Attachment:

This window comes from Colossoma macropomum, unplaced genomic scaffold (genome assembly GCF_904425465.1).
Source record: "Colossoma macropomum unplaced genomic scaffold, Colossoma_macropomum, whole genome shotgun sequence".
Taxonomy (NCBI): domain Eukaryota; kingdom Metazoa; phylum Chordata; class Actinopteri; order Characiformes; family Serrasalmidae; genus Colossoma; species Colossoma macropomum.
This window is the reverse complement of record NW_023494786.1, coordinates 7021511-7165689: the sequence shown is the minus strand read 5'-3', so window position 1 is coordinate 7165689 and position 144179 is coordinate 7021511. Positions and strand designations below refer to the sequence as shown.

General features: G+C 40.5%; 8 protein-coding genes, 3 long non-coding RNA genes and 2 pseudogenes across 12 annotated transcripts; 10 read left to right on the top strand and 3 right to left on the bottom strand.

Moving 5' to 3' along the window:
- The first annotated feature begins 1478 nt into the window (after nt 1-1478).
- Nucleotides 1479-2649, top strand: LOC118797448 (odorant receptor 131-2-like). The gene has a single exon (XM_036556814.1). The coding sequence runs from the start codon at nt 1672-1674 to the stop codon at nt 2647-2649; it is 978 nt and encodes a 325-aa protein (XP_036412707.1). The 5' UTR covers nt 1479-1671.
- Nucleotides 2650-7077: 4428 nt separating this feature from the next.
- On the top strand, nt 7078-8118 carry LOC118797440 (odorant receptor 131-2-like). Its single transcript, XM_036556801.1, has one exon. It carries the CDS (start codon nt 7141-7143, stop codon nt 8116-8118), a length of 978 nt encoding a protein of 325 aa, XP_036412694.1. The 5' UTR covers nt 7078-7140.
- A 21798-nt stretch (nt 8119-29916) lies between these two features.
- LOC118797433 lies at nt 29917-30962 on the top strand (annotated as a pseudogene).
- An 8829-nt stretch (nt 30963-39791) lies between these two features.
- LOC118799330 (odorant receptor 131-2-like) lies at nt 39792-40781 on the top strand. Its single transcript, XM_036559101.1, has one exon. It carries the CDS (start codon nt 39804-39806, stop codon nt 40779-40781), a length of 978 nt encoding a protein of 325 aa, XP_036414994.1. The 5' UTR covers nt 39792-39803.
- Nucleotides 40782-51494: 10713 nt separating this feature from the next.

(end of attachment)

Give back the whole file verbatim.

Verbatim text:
This window comes from Colossoma macropomum, unplaced genomic scaffold (genome assembly GCF_904425465.1).
Source record: "Colossoma macropomum unplaced genomic scaffold, Colossoma_macropomum, whole genome shotgun sequence".
Taxonomy (NCBI): domain Eukaryota; kingdom Metazoa; phylum Chordata; class Actinopteri; order Characiformes; family Serrasalmidae; genus Colossoma; species Colossoma macropomum.
This window is the reverse complement of record NW_023494786.1, coordinates 7021511-7165689: the sequence shown is the minus strand read 5'-3', so window position 1 is coordinate 7165689 and position 144179 is coordinate 7021511. Positions and strand designations below refer to the sequence as shown.

General features: G+C 40.5%; 8 protein-coding genes, 3 long non-coding RNA genes and 2 pseudogenes across 12 annotated transcripts; 10 read left to right on the top strand and 3 right to left on the bottom strand.

Moving 5' to 3' along the window:
- The first annotated feature begins 1478 nt into the window (after nt 1-1478).
- Nucleotides 1479-2649, top strand: LOC118797448 (odorant receptor 131-2-like). The gene has a single exon (XM_036556814.1). The coding sequence runs from the start codon at nt 1672-1674 to the stop codon at nt 2647-2649; it is 978 nt and encodes a 325-aa protein (XP_036412707.1). The 5' UTR covers nt 1479-1671.
- Nucleotides 2650-7077: 4428 nt separating this feature from the next.
- On the top strand, nt 7078-8118 carry LOC118797440 (odorant receptor 131-2-like). Its single transcript, XM_036556801.1, has one exon. It carries the CDS (start codon nt 7141-7143, stop codon nt 8116-8118), a length of 978 nt encoding a protein of 325 aa, XP_036412694.1. The 5' UTR covers nt 7078-7140.
- A 21798-nt stretch (nt 8119-29916) lies between these two features.
- LOC118797433 lies at nt 29917-30962 on the top strand (annotated as a pseudogene).
- An 8829-nt stretch (nt 30963-39791) lies between these two features.
- LOC118799330 (odorant receptor 131-2-like) lies at nt 39792-40781 on the top strand. Its single transcript, XM_036559101.1, has one exon. It carries the CDS (start codon nt 39804-39806, stop codon nt 40779-40781), a length of 978 nt encoding a protein of 325 aa, XP_036414994.1. The 5' UTR covers nt 39792-39803.
- Nucleotides 40782-51494: 10713 nt separating this feature from the next.